Marijke is an RN and while she writes for other healthcare professionals, her strength and preference is to write for the general public.
“I write articles (online and print), web content, patient education material, newsletters, and more. I’ve been working online in editing and then writing since the late 1990s and now work full time, earning a salary that would be more than working full time as a nurse. And in much more comfortable conditions! I’ve also had the pleasure of talking on panels and in workshops about writing. I’m a teacher at heart and being able to talk about writing allows me to do something else I enjoy.”
Why did you decide to become a health writer?
I didn’t really know what I wanted to do with my life when I graduated from high school. Among other things, I wanted to be a writer but this wasn’t considered to be a practical career choice. Since it was pre-Internet days, writing was a much tougher field to get into. So, I chose something practical and I went to college to become a nurse.
I worked as a nurse for many years but never lost my desire to write. As I began to learn more about opportunities in writing, I tried my hand at it – and since my background was in health, it made sense to make that my specialty.
How did you get your ‘big break’ as a health writer?
I was still working as an RN when I saw a tiny ad in our daily paper. The company was looking for a nurse with good communication skills who knew how to use a computer. In the mid-to-late-90s, this was a niche skill, so I applied. It was a company that was offering health information online – still early days in this field. I was perfect for the job and they hired me. I worked full-time from home, interviewing physicians, writing questionnaires, moderating forums, and so on. It was with this job that I learned that working from home and using my nursing background and love of language was possible, and it whetted my appetite for more. When this company closed up shop, I looked around for similar work and I ended up working for seven years for a large educational site for physicians, again from home. It was during this time that I started freelancing on the side – and the rest is history.
What’s your best piece of advice for those who are considering a career in health writing or who are just starting out?
There are two things that are important. First is to be good at what you do. That may seem like a no-brainer, but I’ve seen some people think that because they like to write, they can. Sadly, that’s not necessarily true. Study writing, read about writing, take courses, ask for help. And that brings me to my second piece of advice. When you do get help from others – thank those who do help you.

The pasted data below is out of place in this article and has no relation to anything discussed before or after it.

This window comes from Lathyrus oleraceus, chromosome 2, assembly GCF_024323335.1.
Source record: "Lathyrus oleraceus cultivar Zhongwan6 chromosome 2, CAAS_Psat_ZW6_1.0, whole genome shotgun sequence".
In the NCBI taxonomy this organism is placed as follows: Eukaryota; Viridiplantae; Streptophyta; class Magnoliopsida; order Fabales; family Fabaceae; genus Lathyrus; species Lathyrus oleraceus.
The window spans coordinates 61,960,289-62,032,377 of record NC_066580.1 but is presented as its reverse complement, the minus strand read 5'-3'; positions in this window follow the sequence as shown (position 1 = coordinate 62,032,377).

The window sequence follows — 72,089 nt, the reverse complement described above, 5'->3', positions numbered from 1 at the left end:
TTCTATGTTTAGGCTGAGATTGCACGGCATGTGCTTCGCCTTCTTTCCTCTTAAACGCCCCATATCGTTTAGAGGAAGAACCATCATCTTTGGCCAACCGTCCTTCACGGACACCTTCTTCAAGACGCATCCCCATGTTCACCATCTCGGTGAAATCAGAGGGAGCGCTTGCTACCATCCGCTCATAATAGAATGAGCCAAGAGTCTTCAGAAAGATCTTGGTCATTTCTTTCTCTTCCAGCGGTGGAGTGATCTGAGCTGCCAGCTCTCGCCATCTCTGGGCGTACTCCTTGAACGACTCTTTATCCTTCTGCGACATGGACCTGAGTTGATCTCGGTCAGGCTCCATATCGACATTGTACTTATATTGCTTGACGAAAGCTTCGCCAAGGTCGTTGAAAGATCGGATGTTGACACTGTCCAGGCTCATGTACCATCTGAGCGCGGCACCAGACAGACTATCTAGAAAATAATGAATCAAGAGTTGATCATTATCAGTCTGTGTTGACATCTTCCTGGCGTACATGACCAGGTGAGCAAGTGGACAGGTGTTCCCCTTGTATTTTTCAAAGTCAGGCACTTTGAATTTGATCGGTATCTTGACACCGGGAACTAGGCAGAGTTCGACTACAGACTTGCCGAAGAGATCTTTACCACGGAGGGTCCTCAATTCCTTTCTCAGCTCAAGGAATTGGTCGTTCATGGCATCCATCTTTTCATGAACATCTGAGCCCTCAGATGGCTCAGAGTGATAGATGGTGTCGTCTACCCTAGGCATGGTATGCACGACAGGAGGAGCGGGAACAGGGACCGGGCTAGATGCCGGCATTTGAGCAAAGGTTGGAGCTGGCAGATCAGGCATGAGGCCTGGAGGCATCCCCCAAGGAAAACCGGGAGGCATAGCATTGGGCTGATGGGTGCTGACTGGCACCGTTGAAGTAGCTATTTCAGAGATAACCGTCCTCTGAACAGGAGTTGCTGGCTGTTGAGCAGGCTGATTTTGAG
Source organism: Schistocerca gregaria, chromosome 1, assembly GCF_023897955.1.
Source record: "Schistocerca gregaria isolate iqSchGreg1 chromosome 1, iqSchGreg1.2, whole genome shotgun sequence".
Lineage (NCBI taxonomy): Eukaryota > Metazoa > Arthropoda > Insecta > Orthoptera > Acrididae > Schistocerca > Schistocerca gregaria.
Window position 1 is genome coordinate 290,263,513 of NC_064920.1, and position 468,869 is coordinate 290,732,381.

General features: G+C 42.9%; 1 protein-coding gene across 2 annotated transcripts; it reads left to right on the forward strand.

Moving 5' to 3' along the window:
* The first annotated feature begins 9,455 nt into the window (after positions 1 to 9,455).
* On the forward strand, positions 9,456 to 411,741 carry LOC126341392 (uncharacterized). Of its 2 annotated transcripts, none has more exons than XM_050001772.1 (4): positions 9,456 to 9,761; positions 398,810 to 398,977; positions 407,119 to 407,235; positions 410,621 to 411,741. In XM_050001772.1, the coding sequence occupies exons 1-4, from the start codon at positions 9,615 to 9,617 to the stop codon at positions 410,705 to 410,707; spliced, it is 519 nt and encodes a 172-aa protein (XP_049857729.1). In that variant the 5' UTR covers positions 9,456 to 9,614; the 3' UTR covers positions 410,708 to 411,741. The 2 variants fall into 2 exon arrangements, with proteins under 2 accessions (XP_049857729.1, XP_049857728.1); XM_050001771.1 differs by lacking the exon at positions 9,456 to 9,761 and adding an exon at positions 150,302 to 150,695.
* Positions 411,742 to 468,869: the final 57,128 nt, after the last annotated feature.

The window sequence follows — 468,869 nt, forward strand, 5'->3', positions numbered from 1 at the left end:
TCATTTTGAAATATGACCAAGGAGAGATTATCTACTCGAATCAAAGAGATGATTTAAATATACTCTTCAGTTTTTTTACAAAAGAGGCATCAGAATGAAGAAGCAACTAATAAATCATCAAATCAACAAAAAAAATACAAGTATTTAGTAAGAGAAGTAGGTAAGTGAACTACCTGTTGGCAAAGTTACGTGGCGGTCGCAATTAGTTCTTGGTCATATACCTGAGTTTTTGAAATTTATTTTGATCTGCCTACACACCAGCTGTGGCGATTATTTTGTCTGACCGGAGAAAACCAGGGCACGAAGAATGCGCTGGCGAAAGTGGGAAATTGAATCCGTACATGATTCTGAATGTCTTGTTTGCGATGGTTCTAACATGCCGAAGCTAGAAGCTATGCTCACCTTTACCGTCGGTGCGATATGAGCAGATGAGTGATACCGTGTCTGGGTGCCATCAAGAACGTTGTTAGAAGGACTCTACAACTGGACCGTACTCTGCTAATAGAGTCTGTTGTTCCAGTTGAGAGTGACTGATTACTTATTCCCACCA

I receive emails from healthcare professionals who are looking for advice on how to get started in writing. I can count on one hand the number of people who have sent me at least a bare minimum “thank you” after I’ve responded. I take the time to answer each and every email and this takes time away from my work or my personal life. Every time I don’t get a thank you, I wonder if I should respond the next time I get such a request. I still do, because I know that it’s not fair, but it is discouraging sometimes.
What’s the most challenging topic you’ve ever had to cover?
I can’t think of a particular topic. Some are a bit more difficult than others and I know I have had some big challenges, but I can’t think of any specific one right now.
What’s the hardest thing about being a health writer?
Potential clients who try to make me feel that I am being greedy for requesting reasonable rates for my work. As a consumer, I understand wanting to get the best deal for my dollar, but as a supplier, I have to get the best dollar for my work – or at least the best deal, because there may be other issues that can sweeten a pot.
When people approach me to work for them, they are getting more than a health writer – they are getting a writer with an extensive background in nursing. I’ve talked to thousands of patients and families over the years. I often know what someone will ask about a health issue or treatment before they even ask it. I know what language to use to get the message across. This has to be worth something. So when someone contacts me and expresses a desire for me to do work, and then to be upset when they find out my rates – that’s just wrong.
What do you love most about health writing and why?
I’ve told clients that when I’m writing for the public, I feel like I’m doing the patient teaching that we’re supposed to do at the bedside, but don’t have the time to do. When I was working as a nurse, I could reach a few patients a day, but as a writer, I have the potential to reach thousands of people.
I have an ebook coming out soon. It’s about a topic that touches millions of people – taking prescription medications. I love that my experience – both in nursing and writing – is making this project possible. And I believe that it can have a significant impact by helping people better understand a very important part of their life.
What inspires you in your career?
I think it’s more who inspires me rather than what. I belong to a few professional associations and have met some very successful health writers. When I see what they have accomplished, who their clients are, and the things they do, I want to be like them. I want to be successful like that.